This article was originally published in The Notebook. In August 2020, The Notebook became Chalkbeat Philadelphia.
by Charlotte Pope
Under a gloomy gray sky, members of Philadelphia Student Union (PSU), many dressed in torn clothing and with grimly painted faces, gathered Tuesday afternoon on the steps of the District building, 440 N. Broad St., to protest the proposed closure of 37 schools.
The PSU members staged a creative demonstration called “Student Apocalypse: A Brainless Future,” a performance that took the form of a dancing zombie flash mob.
The students held coffins and signs with phrases like “Fund our schools, fund our future,” and chanted “No education, no life” before breaking into the famed Michael Jackson dance routine from the video “Thriller.”
Chris Riley, a 12th grader at South Philadelphia High School said, “This event symbolizes what would happen if they go through with the school-closure plan.
“I want the District to look at us, take a step back, and think.”
Students said that the proposed school closures are not in their best interest, and if carried out they would create more brainless students being shuffled through a system that isn’t working with them or for them.
Superintendent William Hite has said that the recommended school closures would be a step toward creating a more competitive school system by creating District schools that offer more attractive options for prospective students. Hite said the plan would also save the District $28 million annually.
But critics contend that closures could lead to more charter growth and that any savings would be offset by millions of dollars needing to be spent on transition expenses and other factors. PSU is calling for a moratorium on school closings, and an evaluation of the impact. The School Reform Commission will vote on the recommendations in March. If approved, school closures will be effective June 30.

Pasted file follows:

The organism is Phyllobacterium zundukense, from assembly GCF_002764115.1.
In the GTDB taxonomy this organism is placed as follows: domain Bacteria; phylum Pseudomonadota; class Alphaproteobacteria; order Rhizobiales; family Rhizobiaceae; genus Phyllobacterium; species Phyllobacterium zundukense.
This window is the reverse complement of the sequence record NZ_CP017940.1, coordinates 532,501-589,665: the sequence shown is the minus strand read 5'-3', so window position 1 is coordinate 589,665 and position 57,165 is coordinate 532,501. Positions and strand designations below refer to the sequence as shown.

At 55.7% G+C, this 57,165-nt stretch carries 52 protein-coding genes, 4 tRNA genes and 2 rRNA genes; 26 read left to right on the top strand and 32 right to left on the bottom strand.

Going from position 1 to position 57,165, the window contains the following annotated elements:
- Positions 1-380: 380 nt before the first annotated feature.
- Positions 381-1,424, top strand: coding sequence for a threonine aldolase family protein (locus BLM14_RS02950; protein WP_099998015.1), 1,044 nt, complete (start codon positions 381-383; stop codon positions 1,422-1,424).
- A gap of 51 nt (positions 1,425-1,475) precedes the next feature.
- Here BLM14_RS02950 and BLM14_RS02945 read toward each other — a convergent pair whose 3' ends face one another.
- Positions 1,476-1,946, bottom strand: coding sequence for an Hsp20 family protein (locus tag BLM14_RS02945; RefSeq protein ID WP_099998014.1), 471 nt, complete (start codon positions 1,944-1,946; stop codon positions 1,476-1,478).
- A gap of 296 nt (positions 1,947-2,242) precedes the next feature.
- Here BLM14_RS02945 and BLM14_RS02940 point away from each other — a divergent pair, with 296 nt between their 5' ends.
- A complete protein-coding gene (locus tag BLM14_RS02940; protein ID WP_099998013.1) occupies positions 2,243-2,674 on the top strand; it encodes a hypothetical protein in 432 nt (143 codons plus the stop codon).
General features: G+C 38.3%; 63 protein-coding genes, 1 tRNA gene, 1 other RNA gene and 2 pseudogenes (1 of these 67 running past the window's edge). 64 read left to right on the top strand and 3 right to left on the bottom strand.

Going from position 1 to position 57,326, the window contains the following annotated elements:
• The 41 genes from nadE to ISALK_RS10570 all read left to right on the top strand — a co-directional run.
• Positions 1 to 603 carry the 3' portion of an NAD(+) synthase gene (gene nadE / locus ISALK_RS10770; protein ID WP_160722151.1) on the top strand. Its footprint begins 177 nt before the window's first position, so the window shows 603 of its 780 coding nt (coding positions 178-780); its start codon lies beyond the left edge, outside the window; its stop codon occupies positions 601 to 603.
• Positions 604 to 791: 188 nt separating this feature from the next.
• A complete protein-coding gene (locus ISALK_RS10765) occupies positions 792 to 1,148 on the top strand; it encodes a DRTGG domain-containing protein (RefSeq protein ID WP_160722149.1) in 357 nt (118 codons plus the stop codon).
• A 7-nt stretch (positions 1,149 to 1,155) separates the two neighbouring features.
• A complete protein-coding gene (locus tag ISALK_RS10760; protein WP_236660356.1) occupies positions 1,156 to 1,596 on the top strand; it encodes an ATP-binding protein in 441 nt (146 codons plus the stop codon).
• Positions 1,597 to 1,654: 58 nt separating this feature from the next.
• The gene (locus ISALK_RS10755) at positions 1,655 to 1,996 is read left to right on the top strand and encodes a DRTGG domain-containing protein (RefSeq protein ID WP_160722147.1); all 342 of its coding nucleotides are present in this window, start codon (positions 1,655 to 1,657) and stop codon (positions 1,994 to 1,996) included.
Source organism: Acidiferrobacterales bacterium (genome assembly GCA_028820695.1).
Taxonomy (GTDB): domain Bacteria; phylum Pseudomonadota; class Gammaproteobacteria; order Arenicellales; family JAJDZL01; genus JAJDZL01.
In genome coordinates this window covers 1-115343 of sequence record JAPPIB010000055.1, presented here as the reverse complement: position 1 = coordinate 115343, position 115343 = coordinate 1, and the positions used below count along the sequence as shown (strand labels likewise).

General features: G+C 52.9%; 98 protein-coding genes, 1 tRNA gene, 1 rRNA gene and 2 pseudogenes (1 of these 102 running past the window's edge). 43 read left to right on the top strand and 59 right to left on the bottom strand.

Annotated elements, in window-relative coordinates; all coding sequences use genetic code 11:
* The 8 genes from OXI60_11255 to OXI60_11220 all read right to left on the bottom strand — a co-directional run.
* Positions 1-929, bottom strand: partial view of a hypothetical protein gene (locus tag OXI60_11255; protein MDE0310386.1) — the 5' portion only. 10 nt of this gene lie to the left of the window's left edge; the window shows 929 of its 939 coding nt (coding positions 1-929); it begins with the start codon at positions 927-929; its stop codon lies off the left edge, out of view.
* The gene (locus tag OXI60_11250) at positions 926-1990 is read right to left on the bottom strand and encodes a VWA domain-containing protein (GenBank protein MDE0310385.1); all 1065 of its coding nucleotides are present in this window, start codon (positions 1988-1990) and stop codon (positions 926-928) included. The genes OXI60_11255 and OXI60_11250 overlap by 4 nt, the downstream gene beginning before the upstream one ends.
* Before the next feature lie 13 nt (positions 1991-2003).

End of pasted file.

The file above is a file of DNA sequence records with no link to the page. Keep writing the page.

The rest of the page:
Hausin Talbot, a 10th grader at Benjamin Franklin High School, rubbed green paint off his face as he talked about his concerns.
“Schools serve as a safe haven for students and community members — where will we go?” Talbot asked.
“I plan to be in my school for another two years without interruption, and learn as much as I can so I can go to college and become a doctor,” he said.
Raquanda Rivers, a 10th grader at the Promise Academy at West Philadelphia High School, said “I care about our education, and we are all here to show that if we don’t have an education, we don’t have a life.”
Rivers said she worries about growing class sizes, teacher terminations, and the danger presented to the communities by having additional empty buildings throughout the city.
Over the next month, Rivers said, she is looking to recruit other students to join PSU.
“Students should be given a voice and be able to speak their minds so Dr. Hite understands how we feel,” Rivers said.
“[The people in the District] are grown. They have their education. What about us? We would like our education too.”
Charlotte Pope is an intern at the Notebook.